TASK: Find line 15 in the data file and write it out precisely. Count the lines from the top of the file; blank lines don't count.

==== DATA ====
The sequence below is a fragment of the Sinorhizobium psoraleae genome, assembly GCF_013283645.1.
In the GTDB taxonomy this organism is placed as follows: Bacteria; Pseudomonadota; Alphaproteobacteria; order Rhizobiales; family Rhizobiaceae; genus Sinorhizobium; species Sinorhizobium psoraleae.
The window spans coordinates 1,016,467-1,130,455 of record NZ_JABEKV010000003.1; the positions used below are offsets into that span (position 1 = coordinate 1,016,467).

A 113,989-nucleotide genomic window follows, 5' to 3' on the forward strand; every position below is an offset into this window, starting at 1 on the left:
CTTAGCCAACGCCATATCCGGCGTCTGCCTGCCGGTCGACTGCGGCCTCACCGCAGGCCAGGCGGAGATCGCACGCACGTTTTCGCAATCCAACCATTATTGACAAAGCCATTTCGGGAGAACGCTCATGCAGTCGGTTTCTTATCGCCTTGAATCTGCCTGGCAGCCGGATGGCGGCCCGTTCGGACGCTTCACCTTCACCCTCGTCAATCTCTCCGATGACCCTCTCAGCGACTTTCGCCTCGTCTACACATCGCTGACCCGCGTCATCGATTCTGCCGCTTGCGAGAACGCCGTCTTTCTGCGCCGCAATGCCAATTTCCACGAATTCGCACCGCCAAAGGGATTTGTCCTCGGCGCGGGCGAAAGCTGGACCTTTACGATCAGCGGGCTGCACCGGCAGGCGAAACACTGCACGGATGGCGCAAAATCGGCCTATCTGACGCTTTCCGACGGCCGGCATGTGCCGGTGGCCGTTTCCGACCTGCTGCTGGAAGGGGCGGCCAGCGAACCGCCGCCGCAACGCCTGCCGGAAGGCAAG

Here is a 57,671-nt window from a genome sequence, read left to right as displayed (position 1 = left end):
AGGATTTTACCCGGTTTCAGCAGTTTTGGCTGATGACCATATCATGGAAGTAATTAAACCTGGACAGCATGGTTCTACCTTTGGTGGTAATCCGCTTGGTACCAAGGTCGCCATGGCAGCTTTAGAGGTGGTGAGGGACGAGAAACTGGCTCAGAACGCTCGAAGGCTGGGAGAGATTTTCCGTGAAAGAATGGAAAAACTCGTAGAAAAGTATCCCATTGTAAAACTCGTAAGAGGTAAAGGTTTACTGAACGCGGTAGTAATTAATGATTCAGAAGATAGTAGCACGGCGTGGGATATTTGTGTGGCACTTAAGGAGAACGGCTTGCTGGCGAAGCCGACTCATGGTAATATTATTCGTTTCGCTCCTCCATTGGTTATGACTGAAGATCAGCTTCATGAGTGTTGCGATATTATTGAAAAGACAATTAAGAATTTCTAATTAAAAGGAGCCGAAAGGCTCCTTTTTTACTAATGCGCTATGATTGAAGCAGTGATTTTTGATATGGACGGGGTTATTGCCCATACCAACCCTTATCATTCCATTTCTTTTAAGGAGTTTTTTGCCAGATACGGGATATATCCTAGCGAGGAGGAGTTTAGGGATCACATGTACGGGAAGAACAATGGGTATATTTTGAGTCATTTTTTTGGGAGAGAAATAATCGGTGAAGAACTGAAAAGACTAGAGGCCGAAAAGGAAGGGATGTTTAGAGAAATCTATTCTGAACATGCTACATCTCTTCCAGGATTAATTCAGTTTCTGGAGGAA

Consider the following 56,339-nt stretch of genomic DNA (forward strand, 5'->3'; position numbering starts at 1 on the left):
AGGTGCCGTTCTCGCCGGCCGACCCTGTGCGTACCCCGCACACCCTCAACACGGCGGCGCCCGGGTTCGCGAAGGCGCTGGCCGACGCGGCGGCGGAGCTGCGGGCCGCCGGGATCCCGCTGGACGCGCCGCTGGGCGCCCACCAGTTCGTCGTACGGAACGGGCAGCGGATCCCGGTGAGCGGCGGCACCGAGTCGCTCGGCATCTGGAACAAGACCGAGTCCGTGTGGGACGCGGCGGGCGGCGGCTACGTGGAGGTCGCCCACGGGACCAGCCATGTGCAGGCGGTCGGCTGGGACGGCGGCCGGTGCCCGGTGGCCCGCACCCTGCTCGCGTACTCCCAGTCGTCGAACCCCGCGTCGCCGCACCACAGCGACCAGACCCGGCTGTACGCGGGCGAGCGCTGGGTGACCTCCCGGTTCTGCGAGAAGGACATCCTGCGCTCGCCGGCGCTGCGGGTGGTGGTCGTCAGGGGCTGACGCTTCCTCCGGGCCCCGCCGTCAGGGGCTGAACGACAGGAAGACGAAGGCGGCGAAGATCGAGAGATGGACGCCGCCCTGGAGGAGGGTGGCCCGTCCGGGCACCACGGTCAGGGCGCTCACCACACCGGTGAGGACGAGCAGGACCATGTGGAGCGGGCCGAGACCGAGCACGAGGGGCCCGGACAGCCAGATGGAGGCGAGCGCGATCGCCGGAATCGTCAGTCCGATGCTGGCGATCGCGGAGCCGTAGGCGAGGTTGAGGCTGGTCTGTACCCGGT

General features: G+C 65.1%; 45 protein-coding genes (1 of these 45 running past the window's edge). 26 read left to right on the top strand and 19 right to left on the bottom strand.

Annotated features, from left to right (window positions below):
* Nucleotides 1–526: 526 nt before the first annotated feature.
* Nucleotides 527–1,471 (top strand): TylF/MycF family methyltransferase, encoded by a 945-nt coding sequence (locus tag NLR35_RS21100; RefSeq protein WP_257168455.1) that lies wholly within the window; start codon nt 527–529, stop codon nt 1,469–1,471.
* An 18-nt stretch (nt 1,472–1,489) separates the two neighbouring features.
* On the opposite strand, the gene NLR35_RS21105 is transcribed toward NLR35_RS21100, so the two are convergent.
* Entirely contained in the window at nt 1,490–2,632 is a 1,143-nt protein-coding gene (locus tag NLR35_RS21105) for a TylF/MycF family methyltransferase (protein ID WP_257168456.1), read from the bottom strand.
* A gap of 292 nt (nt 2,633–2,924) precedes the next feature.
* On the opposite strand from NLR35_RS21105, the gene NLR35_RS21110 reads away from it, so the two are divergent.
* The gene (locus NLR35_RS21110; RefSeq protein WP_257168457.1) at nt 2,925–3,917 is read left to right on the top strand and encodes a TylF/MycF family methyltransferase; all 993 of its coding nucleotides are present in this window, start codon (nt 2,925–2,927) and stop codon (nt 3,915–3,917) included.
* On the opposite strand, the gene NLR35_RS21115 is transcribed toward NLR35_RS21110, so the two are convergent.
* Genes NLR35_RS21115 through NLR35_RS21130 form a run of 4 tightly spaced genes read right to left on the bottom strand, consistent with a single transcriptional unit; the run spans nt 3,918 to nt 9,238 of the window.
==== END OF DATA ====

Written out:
* On the opposite strand, the gene NLR35_RS21105 is transcribed toward NLR35_RS21100, so the two are convergent.